Business travelers may have a mandate to go, but leisure travelers simply want to – and those with the determination, the creativity and the means are making their plans and packing their bags. Several of Rosen’s travel advisor colleagues are planning Disney trips for clients as early as summer 2020, or as soon as the gates open. “People want to go, particularly to Disney and Universal parks,” says Rosen. “The fans really love them.” Travel advisors see these parks as uniquely positioned to be among the first places to come back, according to Rosen. “They have a reputation for doing the right thing, for quality and for keeping guests safe.”

Travel advisor Amanda Storm, a Disney specialist based in Kansas, indicated that her clients look forward to booking Disney and Universal trips as soon as they can. Storm reported that Universal has already rolled out pricing for part of 2021. Should air travel remain iffy, she has customers prepared to drive the 1,200 miles with their families. “Theme parks have a very loyal core audience,” she says.

When New York based travel advisor Jack Bloch of JB’s World Travel Consultants sends clients to Disney, they have a customized VIP experience away from the crowd that includes such perks as a personal assistant and private character breakfasts. “They likely will have an upsurge in demand,” he says.

Shanghai Disneyland is expected to reopen May 11, 2020. Photo: InPark

Away from home

Whether traveling on leisure or business, Rosen cautions that the services of a travel advisor are needed now more than ever.

She stressed how travel advisors can step in for international clients when something goes wrong. “In March 2020, they were telling clients ‘don’t go’ and ‘come home now.’ We saw that borders were going to close. When you are not in your home country, this kind of support could literally save your life. A travel advisor has people on the ground, people they can vouch for, that can help take care of you in a crisis – drive you to the airport, get you onto your flight, get you out. They know the manager of your hotel, they know the restaurants, they know the ground transportation.” Your travel advisor will also fight to get you your refunds, Rosen notes.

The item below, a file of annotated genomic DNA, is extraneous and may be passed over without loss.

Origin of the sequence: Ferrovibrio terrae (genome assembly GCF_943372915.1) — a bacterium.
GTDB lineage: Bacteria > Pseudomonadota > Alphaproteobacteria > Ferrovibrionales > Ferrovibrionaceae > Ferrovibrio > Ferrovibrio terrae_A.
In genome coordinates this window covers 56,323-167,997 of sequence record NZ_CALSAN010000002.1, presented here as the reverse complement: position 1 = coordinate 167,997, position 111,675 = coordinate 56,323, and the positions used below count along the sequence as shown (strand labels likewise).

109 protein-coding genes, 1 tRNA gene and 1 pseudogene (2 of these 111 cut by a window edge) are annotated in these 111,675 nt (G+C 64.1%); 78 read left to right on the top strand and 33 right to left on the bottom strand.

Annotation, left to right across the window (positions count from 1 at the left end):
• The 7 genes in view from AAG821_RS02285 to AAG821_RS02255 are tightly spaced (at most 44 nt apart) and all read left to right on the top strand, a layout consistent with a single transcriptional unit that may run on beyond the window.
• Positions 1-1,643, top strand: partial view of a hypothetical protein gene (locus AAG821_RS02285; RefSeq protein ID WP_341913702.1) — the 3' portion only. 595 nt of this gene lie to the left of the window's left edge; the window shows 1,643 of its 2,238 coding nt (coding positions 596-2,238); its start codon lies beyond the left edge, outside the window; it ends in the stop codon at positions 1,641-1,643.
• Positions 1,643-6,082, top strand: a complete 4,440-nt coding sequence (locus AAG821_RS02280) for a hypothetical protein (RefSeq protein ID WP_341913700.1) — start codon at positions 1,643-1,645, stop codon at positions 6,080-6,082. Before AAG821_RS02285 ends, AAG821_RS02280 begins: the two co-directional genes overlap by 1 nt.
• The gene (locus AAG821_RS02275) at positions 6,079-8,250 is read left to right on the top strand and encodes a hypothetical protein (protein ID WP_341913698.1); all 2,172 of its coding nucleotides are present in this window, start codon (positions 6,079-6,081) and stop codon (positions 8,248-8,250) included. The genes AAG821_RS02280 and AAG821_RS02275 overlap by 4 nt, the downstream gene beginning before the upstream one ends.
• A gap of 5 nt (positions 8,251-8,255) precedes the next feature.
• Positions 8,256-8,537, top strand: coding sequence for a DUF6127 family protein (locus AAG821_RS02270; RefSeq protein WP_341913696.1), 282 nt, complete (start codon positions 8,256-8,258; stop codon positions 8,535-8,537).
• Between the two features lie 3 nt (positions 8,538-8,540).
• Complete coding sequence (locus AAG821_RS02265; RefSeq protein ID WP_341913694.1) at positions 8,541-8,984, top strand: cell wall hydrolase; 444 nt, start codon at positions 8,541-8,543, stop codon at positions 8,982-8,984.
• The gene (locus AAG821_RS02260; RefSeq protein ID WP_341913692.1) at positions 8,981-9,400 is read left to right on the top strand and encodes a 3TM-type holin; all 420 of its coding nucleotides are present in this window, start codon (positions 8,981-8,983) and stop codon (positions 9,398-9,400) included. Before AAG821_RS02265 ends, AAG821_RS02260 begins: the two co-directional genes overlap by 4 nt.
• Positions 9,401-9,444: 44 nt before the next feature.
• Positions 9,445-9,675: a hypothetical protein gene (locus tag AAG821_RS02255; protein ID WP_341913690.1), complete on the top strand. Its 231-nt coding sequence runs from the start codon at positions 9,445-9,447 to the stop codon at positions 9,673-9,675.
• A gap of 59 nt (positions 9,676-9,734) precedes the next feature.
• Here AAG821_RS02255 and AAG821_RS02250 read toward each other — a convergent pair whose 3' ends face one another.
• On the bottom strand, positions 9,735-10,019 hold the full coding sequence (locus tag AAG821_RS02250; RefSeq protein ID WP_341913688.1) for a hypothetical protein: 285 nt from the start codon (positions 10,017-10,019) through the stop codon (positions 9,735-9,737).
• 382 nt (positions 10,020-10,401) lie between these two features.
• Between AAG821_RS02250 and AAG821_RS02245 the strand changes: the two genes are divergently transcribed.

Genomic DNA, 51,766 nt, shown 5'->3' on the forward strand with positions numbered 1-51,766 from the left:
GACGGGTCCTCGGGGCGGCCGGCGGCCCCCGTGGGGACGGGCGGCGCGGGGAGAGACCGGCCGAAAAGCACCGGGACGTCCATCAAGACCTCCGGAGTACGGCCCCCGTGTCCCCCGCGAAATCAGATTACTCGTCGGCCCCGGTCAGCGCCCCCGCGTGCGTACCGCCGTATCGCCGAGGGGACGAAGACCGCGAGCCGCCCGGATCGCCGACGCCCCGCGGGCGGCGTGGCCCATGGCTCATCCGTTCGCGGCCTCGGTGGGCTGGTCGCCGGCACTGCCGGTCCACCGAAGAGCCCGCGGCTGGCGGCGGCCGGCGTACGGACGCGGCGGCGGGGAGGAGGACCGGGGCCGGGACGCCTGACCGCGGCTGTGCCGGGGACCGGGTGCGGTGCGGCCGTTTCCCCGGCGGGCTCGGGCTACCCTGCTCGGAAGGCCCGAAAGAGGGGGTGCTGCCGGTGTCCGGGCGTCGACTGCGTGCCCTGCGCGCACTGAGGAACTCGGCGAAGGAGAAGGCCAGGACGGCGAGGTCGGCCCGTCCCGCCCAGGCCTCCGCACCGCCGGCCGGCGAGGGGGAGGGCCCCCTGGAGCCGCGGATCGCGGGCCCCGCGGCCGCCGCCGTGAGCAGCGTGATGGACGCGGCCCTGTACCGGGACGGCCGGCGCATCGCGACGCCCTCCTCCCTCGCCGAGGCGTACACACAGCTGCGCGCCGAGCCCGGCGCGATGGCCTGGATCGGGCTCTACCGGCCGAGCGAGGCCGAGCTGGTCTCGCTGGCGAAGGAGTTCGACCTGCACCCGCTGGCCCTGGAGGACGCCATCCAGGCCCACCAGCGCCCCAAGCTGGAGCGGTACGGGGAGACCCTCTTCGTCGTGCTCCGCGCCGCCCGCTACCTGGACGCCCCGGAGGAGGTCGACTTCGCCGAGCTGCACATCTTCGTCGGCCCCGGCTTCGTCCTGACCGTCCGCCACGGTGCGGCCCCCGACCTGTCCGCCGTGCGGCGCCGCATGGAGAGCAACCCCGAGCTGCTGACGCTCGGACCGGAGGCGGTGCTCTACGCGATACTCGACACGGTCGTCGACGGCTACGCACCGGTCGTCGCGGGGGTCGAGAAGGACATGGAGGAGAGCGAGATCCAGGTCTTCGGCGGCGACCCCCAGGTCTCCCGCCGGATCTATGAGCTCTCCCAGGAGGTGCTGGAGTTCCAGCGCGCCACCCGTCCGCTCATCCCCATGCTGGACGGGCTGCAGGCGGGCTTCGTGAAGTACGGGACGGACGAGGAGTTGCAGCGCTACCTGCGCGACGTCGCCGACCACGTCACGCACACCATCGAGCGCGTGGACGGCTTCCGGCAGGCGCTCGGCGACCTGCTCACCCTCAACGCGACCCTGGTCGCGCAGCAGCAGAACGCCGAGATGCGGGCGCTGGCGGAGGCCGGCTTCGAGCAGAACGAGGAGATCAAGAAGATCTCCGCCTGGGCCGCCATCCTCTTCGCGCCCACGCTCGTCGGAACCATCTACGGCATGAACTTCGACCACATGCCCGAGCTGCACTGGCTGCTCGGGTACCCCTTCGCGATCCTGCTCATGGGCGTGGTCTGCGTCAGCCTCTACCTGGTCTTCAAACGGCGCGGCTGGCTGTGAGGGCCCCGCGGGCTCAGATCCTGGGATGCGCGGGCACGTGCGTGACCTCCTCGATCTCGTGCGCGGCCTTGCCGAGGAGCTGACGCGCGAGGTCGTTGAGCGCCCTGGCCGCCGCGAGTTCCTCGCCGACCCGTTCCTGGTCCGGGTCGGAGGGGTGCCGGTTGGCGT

There had already been a renaissance of travel advisors underway before the COVID crisis, per Rosen. It was driven partly by expansion in the cruise industry, but also by the need to navigate complexity, protect one’s investment and guard against unknowns. “If you’re going to spend thousands on a family vacation, or a business trip, it’s worth talking to a pro,” she says. Some advisors charge for their services (fee or retainer) but many rely on commissions instead. For US-based travelers who aren’t sure where to begin looking, Rosen suggests the American Society of Travel Advisors website, asta.org.

From all of us at InPark – Bon voyage! Travel safely and stay protected.

Cheryl Rosen can be reached at [email protected].

Judith Rubin
Judith Rubin
Judith Rubin ([email protected]) is a leading journalist, content marketing specialist and connector in the international attractions industry. She reports on design and technical design, production and project management, industry trends and company culture. From 2005-2020 she ran communications and publications for the Themed Entertainment Association (TEA). In 2013, she was honored with the TEA Service Award. She was development director of IMERSA and publicist for the Large Format Cinema Association, and has contributed to the publications of PLASA, IAAPA and the International Planetarium Society. Judith joined World’s Fair magazine in 1987, which introduced her to the attractions industry. She joined InPark in 2010. Judith earned a BFA from Pratt Institute. She has lived in Detroit, New York, Oakland, and now Saint Louis, where she is active in the local arts community.